The government continues to add data to the Relativity workspace. It says they will continue to notify the defense of materials that have been added so that they and their clients can review it.
In the near future, the government said the remainder of evidence from the United States Capitol Police (USCP) and MPD will be added. Of the 56,000 records which have been reviewed, 22,00 have come from the MPD alone. Of those, 18,000 have been determined to be available for discovery and are undergoing redaction. Another 1,000 are under review.
About 34,000 records came from the USCP, many of which the government said have been removed because they were duplicates. About 4,200 records are being redacted for use and another 3,000 are under review.
About 900 records include FBI interviews of law enforcement officers, which are currently being redacted. There are also FBI search warrants of cell phone tower data, Google subscriber information and subscriber information from Facebook and Instagram.
Some of the records that will be available in the workspace also include archived posts from Parler regarding January 6 as well as videos scraped from the social media network.
The government’s team overseeing the review of records is also working to review an additional 26,000 documents from the FBI.
The government said it’s still working to make available an “ediscovery room” in the Correctional Treatment Facility where Capitol Siege defendants can access materials provided to them by counsel form the defense team Relativity workspace.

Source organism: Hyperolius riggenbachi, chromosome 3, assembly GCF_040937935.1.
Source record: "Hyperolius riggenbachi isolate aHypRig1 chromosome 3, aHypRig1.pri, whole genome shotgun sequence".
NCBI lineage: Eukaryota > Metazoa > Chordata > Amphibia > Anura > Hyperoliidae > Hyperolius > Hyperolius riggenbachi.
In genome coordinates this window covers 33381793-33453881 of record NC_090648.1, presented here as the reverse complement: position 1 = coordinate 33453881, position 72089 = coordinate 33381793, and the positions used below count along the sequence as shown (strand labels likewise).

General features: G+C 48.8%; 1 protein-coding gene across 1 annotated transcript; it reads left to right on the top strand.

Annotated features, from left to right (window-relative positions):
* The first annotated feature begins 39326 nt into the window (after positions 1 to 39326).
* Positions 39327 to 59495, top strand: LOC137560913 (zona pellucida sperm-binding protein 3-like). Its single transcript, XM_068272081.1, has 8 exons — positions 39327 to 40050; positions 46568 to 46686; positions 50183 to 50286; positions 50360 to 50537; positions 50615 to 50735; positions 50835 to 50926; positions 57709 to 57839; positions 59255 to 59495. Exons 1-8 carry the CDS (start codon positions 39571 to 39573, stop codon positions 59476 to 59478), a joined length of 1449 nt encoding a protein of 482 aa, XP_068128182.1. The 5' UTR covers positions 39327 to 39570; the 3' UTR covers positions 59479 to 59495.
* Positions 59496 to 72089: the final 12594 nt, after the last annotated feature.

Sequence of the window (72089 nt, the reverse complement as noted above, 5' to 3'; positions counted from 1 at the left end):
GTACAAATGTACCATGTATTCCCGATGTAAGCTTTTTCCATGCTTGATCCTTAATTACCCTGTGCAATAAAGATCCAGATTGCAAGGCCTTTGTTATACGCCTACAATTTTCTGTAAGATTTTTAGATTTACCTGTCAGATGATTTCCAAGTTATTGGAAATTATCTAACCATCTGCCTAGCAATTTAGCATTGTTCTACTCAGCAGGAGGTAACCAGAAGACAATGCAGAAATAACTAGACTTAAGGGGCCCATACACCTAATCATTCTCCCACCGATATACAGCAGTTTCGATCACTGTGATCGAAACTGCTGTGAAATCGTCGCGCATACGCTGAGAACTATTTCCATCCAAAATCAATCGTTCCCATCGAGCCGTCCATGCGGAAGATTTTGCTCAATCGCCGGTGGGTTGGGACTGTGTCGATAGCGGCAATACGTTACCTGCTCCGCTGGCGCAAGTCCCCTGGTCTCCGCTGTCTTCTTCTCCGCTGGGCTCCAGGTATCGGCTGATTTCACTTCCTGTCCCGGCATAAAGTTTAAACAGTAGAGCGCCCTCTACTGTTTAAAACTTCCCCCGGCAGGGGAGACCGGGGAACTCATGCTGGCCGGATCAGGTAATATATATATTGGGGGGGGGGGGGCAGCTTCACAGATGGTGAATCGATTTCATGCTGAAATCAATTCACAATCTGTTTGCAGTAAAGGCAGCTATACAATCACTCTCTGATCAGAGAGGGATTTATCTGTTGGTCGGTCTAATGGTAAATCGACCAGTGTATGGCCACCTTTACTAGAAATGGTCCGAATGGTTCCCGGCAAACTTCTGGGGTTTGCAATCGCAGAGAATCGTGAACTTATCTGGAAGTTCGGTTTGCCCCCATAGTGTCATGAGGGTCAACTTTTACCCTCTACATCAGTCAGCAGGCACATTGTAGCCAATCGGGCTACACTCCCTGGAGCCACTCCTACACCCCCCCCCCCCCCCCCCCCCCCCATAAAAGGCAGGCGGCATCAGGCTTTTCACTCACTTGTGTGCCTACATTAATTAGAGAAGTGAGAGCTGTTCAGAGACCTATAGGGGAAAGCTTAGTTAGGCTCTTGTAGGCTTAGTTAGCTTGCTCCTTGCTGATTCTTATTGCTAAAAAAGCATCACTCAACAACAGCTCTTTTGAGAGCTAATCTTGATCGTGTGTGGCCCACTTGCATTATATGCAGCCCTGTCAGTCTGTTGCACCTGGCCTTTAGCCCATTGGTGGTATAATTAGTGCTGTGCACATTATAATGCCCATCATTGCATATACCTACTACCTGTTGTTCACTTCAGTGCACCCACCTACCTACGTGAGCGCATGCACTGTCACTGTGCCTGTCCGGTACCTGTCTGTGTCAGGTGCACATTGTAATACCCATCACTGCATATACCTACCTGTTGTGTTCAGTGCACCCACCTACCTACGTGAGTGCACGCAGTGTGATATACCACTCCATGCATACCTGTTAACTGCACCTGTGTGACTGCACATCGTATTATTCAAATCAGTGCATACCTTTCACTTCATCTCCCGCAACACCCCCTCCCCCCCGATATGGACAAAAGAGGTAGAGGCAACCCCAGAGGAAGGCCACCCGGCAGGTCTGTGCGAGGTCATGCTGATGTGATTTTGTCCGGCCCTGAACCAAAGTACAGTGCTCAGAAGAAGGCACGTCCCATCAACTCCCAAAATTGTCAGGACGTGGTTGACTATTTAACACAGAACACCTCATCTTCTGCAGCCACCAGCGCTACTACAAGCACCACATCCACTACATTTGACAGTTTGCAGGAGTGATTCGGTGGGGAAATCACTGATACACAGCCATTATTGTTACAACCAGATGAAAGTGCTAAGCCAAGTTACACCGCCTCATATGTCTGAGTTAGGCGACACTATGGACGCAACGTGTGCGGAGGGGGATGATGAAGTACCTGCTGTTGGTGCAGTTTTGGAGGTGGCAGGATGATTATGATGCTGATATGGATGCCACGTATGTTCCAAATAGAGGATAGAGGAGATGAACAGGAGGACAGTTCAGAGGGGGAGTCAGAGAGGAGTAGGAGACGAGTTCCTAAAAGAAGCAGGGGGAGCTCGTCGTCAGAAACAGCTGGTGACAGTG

“The government and FPD’s (Federal Public Defenders’) vendors have worked together to establish a plan for production options and formats for detained defendants,” according to the document.
The document goes on to say that 15 laptops have been ordered to the proposed program. Part of the reason for the hold up, according to the government, is the fact that this ediscovery room will need to be staffed.
“Finding staff with requisite computer skills who are willing to work full-time in a correctional setting is challenging, and that challenge is further exacerbated by the existence of the COVID-19 pandemic,” the document reads.
In the meantime, the Department of Corrections has given inmates about 20 computers compatible with its e-discovery program and inmates can keep them for up to two weeks at a time when they are eligible.